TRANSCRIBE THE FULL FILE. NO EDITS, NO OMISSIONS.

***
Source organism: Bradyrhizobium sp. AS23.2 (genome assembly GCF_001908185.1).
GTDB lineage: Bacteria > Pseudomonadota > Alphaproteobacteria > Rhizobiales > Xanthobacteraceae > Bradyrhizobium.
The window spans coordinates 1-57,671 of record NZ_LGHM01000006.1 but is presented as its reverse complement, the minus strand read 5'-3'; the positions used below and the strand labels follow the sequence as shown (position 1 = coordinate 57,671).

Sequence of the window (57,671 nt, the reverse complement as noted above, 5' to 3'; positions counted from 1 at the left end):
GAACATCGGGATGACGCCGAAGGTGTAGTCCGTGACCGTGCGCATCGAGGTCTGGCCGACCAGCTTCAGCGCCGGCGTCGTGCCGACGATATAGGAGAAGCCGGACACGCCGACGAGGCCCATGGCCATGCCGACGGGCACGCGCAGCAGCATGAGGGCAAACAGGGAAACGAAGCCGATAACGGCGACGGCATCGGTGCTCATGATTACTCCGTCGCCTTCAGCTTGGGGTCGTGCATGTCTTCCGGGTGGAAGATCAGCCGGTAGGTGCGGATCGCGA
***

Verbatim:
Source organism: Bradyrhizobium sp. AS23.2 (genome assembly GCF_001908185.1).
GTDB lineage: Bacteria > Pseudomonadota > Alphaproteobacteria > Rhizobiales > Xanthobacteraceae > Bradyrhizobium.
The window spans coordinates 1-57,671 of record NZ_LGHM01000006.1 but is presented as its reverse complement, the minus strand read 5'-3'; the positions used below and the strand labels follow the sequence as shown (position 1 = coordinate 57,671).

Sequence of the window (57,671 nt, the reverse complement as noted above, 5' to 3'; positions counted from 1 at the left end):
GAACATCGGGATGACGCCGAAGGTGTAGTCCGTGACCGTGCGCATCGAGGTCTGGCCGACCAGCTTCAGCGCCGGCGTCGTGCCGACGATATAGGAGAAGCCGGACACGCCGACGAGGCCCATGGCCATGCCGACGGGCACGCGCAGCAGCATGAGGGCAAACAGGGAAACGAAGCCGATAACGGCGACGGCATCGGTGCTCATGATTACTCCGTCGCCTTCAGCTTGGGGTCGTGCATGTCTTCCGGGTGGAAGATCAGCCGGTAGGTGCGGATCGCGA